A. Jeff, I do think the screen has a greater chance of being part of the team's attack in 2014, with the possibility of playing Vereen and White together in the offensive backfield. Part of that is tied to the defense you're facing -- I don't think you want to call a screen just for the sake of calling a screen if a defense is set up to defend it well. But I agree with the overall point -- they can get more out of the screen game than they did in 2013. Having Vereen healthy for 16 games could be the spark needed to turn to the screen game more often.
Q. Mike, watching the NBA finals last year and this year I couldn't help make comparisons to the Spurs and Patriots. Multiple championships in the early years of a Hall of Fame coach and player duo, being considered the model franchise of their sport, dominant regular seasons, early playoff losses, late playoff loses, and being heartbreakingly close to the championship. Sound familiar? In the end they stayed the course kept the core together and prevailed. Do you see a similar a happy ending for the Brady and Belichick? -- Jason (Mantua, Utah)
A. Jason, I think they're going to get another Super Bowl championship before they both retire. The first thing is to be in position and of course, every team needs a little bit of luck along the way. I see them as an annual contender, and that's why I don't think anyone can close the door on another Super Bowl title.
Q. Belichick seems really smart. He remembers players, plays, facts about football like a computer. But he is so brainy how does he reach and motivate players who cannot be reached with pure mental brilliance all the time? -- Steve (Jerusalem)
A. Steve, it's rare to find a coach that can reach every player the same way. I think Belichick's consistency helps, and in reading some great tributes to Pro Football Hall of Famer Chuck Noll over the last few days, some similarities between the two as teachers can probably be drawn. Every player wants to get better, and my feeling is that the vast majority of them can buy in to what Belichick is selling based on his track record.
Q. Hi Mike, With this being the last time the Patriots are together as a team before training camp starts in late July, how important is it to you that Dominique Easley is not yet signed? He is the last defensive player of the first and second rounds that has not signed. We see the deals for Dee Ford and Aaron Donald, who play similar positions. I would like to have everyone signed before the team parts ways for the summer. Big deal or no big deal on this issue and if he is not signed, can he and will he still take part in the mandatory minicamp Tuesday? -- Jay (Revere, Mass.)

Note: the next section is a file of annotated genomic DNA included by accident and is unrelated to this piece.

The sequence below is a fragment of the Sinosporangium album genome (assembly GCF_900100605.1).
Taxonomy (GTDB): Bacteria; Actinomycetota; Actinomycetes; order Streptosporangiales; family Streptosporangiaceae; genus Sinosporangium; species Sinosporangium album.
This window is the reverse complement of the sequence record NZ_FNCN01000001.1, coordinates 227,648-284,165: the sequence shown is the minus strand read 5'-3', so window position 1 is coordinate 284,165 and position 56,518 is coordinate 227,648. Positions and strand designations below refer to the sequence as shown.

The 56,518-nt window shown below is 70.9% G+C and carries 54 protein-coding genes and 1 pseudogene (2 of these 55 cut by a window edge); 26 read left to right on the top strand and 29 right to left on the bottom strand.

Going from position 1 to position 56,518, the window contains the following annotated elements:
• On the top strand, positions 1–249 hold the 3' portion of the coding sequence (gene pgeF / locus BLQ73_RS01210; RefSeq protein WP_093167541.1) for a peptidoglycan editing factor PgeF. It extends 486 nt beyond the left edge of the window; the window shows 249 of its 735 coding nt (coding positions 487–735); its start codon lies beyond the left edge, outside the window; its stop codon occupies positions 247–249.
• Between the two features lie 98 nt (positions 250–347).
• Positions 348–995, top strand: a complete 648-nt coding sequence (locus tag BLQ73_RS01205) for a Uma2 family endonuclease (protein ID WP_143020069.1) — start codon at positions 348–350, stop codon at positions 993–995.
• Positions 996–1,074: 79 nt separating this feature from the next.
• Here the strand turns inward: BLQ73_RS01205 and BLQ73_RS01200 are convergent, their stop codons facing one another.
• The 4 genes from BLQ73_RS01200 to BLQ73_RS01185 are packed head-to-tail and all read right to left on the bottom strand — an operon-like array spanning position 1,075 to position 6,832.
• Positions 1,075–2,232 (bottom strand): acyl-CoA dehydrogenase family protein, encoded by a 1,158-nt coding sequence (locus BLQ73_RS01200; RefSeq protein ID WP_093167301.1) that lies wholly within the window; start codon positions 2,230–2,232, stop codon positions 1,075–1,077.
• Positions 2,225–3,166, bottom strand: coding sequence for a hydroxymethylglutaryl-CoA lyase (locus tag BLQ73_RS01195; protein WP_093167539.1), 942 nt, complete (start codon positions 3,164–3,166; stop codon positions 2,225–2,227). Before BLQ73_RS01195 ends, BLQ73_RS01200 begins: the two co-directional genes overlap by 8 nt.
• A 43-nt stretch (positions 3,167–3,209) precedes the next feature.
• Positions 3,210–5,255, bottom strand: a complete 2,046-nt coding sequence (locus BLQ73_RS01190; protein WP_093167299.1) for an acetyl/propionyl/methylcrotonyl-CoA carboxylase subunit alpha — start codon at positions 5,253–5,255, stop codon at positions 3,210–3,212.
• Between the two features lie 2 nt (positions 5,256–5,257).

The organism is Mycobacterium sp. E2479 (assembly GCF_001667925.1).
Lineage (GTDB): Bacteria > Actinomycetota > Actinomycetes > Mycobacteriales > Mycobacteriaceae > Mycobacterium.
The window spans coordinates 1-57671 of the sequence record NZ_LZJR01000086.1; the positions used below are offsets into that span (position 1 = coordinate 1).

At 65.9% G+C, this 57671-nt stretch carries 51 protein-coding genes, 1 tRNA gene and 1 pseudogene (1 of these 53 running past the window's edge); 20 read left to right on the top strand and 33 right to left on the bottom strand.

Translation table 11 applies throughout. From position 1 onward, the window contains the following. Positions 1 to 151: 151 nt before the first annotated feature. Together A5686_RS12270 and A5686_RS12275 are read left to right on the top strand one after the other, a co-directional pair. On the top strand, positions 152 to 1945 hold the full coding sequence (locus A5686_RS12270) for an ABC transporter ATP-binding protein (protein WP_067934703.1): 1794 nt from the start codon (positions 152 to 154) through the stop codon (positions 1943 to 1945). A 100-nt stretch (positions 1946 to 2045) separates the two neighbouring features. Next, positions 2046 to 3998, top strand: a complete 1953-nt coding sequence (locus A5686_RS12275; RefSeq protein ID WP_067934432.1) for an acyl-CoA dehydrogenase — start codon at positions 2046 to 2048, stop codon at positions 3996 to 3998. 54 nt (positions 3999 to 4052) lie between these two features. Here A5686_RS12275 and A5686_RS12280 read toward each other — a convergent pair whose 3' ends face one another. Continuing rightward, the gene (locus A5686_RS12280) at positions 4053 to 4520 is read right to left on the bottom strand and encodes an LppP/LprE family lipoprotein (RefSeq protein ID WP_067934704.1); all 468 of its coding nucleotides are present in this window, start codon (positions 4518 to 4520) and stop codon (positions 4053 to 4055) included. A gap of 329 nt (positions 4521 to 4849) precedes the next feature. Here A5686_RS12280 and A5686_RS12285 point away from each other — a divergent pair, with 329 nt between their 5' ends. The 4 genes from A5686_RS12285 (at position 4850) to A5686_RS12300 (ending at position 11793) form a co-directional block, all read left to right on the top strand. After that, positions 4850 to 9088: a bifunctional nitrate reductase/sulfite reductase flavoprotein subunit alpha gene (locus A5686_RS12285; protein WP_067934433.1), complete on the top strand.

A. Jay, Easley can participate in the minicamp without a signed contract if he is medically cleared to do so. I don't view it as a concern that he is not yet signed, even as all but seven first-round picks have inked deals. The sides should be able to work it out. These deals aren't that hard to consummate.
Q. When you look at this year's team, what is your biggest area of concern? -- Christian (Beijing, China)
A. Christian, the tight end spot looks a bit light right now, but overall I see the club as well positioned to compete for a championship. So, as it always is, injuries will be the main concern. We know they'll be there for every team in some form.
Q. Mike, a lot of talk recently on our defense and WRs but I'm curious what you think about the big picture this year. I can't remember being this excited for a Patriots season since 2007. I think this roster is completely loaded. We have good depth at key positions, and Brady is still throwing the rock. I'm feeling a 13-win year and a return to the AFC Championship game, where we dismantle the Broncos and then take down the NFC champs for BB's fourth Super Bowl ring. If healthy, how good is this team from your perspective? -- Cody Stieritz (Fort Collins, Colo.)
A. Cody, I think you nailed it with the "if healthy" context. To me, the win total doesn't mean as much as long as they get into the playoffs and have relatively good health across the board when it counts. It's such a long season in that respect, and the picture changes week to week. Right now, I believe they are well positioned to have the success to which you refer. But there's such a long way to go.